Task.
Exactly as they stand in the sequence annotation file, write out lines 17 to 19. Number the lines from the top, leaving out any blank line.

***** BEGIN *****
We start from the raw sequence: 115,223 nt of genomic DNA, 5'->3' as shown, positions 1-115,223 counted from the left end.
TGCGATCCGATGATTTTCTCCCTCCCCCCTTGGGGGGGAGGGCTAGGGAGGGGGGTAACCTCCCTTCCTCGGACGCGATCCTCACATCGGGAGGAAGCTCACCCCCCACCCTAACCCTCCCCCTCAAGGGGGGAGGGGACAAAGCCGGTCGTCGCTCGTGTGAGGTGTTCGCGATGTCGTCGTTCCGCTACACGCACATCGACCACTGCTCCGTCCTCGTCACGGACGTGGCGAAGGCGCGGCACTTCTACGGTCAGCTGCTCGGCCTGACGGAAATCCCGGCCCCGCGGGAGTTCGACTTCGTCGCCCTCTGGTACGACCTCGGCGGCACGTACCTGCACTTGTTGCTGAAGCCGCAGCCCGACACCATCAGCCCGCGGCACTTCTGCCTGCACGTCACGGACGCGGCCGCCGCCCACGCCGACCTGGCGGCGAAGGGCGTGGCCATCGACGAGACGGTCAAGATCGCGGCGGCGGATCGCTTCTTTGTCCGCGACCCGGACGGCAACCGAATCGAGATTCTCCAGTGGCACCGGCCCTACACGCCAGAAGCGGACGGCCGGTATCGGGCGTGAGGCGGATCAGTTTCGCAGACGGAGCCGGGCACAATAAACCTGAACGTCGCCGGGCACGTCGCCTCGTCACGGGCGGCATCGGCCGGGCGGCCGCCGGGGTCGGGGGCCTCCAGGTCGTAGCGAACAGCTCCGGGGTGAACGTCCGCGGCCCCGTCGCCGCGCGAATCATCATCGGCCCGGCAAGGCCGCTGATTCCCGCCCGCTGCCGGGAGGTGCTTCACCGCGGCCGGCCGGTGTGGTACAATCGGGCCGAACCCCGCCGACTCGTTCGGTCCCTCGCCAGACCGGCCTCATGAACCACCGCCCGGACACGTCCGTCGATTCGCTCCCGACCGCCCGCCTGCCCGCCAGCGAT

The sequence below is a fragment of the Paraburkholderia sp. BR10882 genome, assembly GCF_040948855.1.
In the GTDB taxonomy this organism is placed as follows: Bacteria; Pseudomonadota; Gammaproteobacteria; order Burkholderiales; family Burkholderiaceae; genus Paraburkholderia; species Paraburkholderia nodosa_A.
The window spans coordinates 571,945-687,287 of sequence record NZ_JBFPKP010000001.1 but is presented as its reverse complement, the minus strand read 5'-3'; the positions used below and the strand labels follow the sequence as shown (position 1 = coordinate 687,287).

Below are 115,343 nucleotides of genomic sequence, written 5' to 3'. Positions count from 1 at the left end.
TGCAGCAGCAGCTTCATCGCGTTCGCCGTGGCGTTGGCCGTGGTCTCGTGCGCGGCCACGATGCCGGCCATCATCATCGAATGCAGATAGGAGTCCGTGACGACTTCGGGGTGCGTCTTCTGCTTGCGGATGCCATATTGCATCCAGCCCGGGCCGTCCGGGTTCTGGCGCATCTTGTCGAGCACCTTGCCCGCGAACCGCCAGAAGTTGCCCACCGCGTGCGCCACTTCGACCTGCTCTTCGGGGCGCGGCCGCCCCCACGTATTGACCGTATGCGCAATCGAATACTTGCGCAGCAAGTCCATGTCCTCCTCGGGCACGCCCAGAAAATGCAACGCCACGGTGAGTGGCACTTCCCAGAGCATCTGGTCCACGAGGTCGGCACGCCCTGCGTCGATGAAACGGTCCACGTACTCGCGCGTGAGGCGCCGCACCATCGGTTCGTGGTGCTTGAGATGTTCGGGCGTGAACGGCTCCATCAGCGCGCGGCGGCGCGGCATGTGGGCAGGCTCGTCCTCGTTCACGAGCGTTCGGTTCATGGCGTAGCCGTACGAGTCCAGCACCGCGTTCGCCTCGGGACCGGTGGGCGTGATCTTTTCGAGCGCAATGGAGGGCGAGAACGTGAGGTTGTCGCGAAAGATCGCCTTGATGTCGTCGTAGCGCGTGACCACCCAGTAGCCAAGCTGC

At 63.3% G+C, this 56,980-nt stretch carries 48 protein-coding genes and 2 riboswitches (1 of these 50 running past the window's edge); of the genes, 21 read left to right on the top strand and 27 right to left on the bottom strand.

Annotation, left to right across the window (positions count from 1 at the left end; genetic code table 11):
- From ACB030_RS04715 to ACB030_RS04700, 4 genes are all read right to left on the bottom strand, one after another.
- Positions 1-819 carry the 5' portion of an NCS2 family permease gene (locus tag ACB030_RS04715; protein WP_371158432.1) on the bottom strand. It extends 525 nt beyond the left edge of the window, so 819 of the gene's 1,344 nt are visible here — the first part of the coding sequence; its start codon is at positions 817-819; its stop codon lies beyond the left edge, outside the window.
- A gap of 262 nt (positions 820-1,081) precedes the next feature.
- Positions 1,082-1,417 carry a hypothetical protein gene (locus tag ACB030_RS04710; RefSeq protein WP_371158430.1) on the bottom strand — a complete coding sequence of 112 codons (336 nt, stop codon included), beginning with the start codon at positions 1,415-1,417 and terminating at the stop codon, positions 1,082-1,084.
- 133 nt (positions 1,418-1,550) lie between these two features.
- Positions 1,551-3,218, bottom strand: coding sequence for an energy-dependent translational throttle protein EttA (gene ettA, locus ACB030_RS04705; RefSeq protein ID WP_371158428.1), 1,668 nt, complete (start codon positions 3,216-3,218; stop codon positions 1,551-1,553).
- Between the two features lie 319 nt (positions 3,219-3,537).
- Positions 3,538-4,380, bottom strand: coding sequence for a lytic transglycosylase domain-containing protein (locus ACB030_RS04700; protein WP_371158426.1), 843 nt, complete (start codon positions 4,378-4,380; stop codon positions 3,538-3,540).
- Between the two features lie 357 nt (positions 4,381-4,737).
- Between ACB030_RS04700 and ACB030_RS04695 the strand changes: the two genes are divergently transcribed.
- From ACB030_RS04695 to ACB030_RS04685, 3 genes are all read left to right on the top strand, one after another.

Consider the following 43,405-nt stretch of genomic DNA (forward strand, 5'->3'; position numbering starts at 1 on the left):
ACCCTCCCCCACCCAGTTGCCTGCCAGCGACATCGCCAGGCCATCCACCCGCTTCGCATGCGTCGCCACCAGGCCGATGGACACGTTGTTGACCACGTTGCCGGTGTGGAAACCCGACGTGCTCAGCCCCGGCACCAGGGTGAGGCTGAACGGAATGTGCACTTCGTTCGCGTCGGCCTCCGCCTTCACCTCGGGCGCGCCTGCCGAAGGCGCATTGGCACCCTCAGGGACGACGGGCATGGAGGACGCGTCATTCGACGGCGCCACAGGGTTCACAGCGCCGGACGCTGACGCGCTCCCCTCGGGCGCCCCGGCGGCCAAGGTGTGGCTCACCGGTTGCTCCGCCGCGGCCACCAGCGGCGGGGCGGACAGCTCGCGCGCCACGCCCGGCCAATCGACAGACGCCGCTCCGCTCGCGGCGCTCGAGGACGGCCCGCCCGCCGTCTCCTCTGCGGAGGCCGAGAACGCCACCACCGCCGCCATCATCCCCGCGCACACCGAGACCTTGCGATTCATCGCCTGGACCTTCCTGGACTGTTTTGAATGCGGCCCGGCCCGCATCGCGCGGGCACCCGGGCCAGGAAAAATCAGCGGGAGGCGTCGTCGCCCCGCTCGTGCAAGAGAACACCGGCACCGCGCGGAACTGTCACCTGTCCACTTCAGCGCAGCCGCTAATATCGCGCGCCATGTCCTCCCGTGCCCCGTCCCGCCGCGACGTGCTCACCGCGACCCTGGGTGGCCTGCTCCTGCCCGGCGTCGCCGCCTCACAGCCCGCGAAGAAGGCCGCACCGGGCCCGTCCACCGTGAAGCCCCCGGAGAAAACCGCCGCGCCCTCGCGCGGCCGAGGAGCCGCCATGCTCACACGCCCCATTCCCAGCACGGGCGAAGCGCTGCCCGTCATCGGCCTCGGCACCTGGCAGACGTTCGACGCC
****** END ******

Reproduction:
- Positions 3,538-4,380, bottom strand: coding sequence for a lytic transglycosylase domain-containing protein (locus ACB030_RS04700; protein WP_371158426.1), 843 nt, complete (start codon positions 4,378-4,380; stop codon positions 3,538-3,540).
- Between the two features lie 357 nt (positions 4,381-4,737).
- Between ACB030_RS04700 and ACB030_RS04695 the strand changes: the two genes are divergently transcribed.